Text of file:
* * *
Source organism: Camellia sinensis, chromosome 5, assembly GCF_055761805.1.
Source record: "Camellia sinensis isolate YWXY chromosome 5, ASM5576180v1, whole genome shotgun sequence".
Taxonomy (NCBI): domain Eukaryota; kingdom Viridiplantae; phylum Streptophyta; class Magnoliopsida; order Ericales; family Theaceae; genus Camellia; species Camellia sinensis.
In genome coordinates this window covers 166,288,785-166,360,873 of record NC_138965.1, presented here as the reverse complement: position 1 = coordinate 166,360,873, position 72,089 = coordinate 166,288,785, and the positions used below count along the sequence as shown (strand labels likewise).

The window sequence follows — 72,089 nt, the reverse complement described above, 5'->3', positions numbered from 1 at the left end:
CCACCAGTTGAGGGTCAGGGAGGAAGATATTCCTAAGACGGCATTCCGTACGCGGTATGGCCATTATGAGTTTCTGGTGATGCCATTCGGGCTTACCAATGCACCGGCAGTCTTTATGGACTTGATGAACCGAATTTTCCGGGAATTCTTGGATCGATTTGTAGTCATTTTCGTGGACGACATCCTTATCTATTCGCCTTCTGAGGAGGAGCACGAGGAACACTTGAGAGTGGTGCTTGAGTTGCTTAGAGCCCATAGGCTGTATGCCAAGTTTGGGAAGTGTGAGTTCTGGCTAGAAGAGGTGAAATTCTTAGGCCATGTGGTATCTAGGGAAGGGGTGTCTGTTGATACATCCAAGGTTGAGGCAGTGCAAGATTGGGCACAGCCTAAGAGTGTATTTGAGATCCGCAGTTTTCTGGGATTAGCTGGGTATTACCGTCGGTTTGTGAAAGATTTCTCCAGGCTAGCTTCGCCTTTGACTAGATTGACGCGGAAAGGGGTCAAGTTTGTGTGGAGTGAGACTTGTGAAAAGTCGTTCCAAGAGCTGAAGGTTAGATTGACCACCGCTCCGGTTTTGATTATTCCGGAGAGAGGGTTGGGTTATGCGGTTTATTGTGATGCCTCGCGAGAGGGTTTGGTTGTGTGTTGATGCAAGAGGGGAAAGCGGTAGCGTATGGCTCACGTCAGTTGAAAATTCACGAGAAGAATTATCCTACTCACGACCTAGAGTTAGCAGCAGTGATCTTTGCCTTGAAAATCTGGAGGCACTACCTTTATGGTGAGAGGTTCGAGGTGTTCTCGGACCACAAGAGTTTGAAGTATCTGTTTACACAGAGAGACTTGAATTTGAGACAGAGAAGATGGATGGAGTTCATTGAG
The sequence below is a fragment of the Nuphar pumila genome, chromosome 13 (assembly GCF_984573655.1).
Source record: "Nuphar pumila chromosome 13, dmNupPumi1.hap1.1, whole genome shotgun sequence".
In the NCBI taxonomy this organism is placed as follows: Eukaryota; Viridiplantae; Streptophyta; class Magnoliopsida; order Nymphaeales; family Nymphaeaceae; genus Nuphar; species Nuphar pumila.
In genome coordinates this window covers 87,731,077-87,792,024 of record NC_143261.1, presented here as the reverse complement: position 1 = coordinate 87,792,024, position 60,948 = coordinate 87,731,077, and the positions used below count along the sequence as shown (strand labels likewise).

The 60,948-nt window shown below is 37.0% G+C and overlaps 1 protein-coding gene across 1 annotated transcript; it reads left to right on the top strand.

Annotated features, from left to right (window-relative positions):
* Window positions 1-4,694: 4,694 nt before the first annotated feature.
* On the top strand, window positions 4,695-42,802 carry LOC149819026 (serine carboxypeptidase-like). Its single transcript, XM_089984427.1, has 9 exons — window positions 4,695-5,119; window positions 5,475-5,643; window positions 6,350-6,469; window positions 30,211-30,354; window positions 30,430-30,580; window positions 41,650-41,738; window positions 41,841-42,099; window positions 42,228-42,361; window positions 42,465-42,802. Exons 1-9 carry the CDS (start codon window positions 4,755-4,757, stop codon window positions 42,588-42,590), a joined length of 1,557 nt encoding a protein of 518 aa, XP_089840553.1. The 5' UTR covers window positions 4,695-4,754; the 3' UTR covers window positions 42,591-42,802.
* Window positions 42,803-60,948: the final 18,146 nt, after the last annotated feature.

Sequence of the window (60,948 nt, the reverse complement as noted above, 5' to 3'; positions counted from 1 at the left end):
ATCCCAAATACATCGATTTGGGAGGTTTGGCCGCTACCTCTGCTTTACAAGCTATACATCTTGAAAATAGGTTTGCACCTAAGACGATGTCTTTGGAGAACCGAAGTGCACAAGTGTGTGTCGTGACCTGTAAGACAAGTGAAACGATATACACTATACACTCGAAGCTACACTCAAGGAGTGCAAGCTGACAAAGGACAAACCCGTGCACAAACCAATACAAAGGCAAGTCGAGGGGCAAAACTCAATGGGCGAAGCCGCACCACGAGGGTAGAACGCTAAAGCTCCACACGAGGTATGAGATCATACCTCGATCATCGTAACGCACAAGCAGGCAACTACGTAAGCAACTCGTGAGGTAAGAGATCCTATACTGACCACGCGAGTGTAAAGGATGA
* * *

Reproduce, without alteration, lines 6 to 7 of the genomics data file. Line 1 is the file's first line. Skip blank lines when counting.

CCACCAGTTGAGGGTCAGGGAGGAAGATATTCCTAAGACGGCATTCCGTACGCGGTATGGCCATTATGAGTTTCTGGTGATGCCATTCGGGCTTACCAATGCACCGGCAGTCTTTATGGACTTGATGAACCGAATTTTCCGGGAATTCTTGGATCGATTTGTAGTCATTTTCGTGGACGACATCCTTATCTATTCGCCTTCTGAGGAGGAGCACGAGGAACACTTGAGAGTGGTGCTTGAGTTGCTTAGAGCCCATAGGCTGTATGCCAAGTTTGGGAAGTGTGAGTTCTGGCTAGAAGAGGTGAAATTCTTAGGCCATGTGGTATCTAGGGAAGGGGTGTCTGTTGATACATCCAAGGTTGAGGCAGTGCAAGATTGGGCACAGCCTAAGAGTGTATTTGAGATCCGCAGTTTTCTGGGATTAGCTGGGTATTACCGTCGGTTTGTGAAAGATTTCTCCAGGCTAGCTTCGCCTTTGACTAGATTGACGCGGAAAGGGGTCAAGTTTGTGTGGAGTGAGACTTGTGAAAAGTCGTTCCAAGAGCTGAAGGTTAGATTGACCACCGCTCCGGTTTTGATTATTCCGGAGAGAGGGTTGGGTTATGCGGTTTATTGTGATGCCTCGCGAGAGGGTTTGGTTGTGTGTTGATGCAAGAGGGGAAAGCGGTAGCGTATGGCTCACGTCAGTTGAAAATTCACGAGAAGAATTATCCTACTCACGACCTAGAGTTAGCAGCAGTGATCTTTGCCTTGAAAATCTGGAGGCACTACCTTTATGGTGAGAGGTTCGAGGTGTTCTCGGACCACAAGAGTTTGAAGTATCTGTTTACACAGAGAGACTTGAATTTGAGACAGAGAAGATGGATGGAGTTCATTGAG
The sequence below is a fragment of the Nuphar pumila genome, chromosome 13 (assembly GCF_984573655.1).